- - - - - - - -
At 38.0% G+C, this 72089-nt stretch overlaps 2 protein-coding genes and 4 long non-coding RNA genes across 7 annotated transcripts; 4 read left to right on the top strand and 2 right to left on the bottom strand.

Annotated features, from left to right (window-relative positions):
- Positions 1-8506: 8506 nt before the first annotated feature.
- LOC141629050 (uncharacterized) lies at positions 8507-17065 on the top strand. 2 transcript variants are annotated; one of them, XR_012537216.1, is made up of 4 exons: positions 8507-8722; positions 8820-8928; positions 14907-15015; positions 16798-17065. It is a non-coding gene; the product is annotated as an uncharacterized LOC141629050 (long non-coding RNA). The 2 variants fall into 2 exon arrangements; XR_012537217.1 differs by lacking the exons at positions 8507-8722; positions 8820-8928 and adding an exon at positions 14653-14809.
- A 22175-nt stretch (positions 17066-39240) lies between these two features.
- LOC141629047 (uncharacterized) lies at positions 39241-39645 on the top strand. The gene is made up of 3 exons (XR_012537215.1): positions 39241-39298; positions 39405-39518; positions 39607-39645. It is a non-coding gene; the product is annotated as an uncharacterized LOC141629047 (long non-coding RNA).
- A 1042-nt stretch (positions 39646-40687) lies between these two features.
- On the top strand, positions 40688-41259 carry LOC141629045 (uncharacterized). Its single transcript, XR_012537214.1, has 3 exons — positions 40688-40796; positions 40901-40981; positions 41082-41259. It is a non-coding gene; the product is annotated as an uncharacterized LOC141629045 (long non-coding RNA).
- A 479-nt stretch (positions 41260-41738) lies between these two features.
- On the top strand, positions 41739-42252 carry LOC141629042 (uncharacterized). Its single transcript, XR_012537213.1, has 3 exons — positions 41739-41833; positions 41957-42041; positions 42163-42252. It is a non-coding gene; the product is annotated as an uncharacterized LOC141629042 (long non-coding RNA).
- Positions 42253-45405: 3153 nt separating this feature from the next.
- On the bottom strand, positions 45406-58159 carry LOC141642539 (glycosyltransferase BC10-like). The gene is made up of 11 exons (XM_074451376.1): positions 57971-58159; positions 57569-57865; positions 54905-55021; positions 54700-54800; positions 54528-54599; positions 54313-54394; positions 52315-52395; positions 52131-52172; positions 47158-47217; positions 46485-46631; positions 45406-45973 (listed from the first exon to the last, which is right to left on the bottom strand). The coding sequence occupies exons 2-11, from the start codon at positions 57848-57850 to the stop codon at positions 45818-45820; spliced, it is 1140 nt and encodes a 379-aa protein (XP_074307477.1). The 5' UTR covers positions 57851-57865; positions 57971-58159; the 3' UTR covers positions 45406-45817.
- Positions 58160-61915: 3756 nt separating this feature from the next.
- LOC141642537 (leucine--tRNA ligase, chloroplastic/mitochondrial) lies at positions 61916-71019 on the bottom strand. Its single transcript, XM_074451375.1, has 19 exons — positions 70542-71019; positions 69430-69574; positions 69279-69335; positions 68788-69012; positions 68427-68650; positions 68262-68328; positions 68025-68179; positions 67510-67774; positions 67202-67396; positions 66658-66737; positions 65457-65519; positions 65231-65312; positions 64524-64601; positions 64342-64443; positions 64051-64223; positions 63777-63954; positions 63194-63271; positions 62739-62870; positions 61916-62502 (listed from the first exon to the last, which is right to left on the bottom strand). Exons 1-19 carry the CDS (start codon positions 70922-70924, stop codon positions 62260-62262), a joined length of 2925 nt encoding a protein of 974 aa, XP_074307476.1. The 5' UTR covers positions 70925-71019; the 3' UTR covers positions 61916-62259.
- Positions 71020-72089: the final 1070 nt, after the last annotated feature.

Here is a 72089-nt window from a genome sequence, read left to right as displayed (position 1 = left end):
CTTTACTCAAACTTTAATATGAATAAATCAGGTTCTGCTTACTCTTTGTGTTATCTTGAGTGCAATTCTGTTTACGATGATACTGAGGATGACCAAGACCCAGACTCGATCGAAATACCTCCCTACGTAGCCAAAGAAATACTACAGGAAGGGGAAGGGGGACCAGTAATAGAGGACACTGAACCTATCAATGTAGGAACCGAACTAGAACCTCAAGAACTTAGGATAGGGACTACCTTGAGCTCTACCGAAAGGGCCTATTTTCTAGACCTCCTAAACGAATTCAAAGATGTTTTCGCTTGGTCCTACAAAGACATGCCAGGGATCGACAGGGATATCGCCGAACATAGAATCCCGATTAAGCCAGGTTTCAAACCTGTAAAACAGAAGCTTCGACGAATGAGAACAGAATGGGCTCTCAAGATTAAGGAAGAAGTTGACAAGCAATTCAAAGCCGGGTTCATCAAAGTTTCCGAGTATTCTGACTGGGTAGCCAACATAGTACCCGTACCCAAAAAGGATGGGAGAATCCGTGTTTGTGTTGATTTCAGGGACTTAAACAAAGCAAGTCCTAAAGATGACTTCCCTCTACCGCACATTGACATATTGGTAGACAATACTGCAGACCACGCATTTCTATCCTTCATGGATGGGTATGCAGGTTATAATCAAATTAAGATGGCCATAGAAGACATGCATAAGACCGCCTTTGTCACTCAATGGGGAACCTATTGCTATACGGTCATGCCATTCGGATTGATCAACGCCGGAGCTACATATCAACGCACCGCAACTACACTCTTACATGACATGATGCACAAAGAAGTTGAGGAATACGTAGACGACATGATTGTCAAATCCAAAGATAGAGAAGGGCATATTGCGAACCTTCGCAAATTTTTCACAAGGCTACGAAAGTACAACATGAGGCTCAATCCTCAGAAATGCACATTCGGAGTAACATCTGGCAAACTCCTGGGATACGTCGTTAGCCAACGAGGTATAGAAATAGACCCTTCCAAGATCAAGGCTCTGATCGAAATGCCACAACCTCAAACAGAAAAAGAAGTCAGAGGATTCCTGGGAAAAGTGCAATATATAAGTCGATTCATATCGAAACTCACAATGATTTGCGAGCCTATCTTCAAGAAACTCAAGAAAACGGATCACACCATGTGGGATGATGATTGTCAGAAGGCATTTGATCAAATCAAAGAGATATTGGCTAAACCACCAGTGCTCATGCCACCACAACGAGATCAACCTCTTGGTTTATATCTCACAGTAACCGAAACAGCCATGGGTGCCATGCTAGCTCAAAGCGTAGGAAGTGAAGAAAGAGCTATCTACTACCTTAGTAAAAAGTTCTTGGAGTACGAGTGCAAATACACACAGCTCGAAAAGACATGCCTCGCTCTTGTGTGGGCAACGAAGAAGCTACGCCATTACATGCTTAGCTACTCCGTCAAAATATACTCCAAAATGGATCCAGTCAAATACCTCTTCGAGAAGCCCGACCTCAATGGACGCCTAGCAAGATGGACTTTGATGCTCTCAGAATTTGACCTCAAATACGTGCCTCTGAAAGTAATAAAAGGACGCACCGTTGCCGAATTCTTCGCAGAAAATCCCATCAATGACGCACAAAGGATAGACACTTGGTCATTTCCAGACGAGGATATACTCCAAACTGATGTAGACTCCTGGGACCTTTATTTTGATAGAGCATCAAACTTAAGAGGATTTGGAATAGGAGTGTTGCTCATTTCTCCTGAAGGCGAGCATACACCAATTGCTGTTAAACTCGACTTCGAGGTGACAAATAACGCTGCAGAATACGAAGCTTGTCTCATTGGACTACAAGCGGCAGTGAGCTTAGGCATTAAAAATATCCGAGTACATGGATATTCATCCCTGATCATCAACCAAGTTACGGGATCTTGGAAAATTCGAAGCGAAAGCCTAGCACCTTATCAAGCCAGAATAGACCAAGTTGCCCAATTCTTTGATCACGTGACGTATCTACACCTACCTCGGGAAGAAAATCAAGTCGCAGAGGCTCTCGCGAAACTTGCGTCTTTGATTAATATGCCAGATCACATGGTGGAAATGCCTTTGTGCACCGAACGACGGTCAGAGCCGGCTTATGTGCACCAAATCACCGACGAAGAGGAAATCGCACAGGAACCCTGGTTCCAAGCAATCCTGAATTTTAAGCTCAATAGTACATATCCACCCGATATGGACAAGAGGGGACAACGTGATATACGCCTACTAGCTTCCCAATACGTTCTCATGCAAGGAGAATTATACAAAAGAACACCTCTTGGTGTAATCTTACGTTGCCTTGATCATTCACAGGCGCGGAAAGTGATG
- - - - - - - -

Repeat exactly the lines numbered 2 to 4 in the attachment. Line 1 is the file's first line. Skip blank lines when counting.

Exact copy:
Annotated features, from left to right (window-relative positions):
- Positions 1-8506: 8506 nt before the first annotated feature.
- LOC141629050 (uncharacterized) lies at positions 8507-17065 on the top strand. 2 transcript variants are annotated; one of them, XR_012537216.1, is made up of 4 exons: positions 8507-8722; positions 8820-8928; positions 14907-15015; positions 16798-17065. It is a non-coding gene; the product is annotated as an uncharacterized LOC141629050 (long non-coding RNA). The 2 variants fall into 2 exon arrangements; XR_012537217.1 differs by lacking the exons at positions 8507-8722; positions 8820-8928 and adding an exon at positions 14653-14809.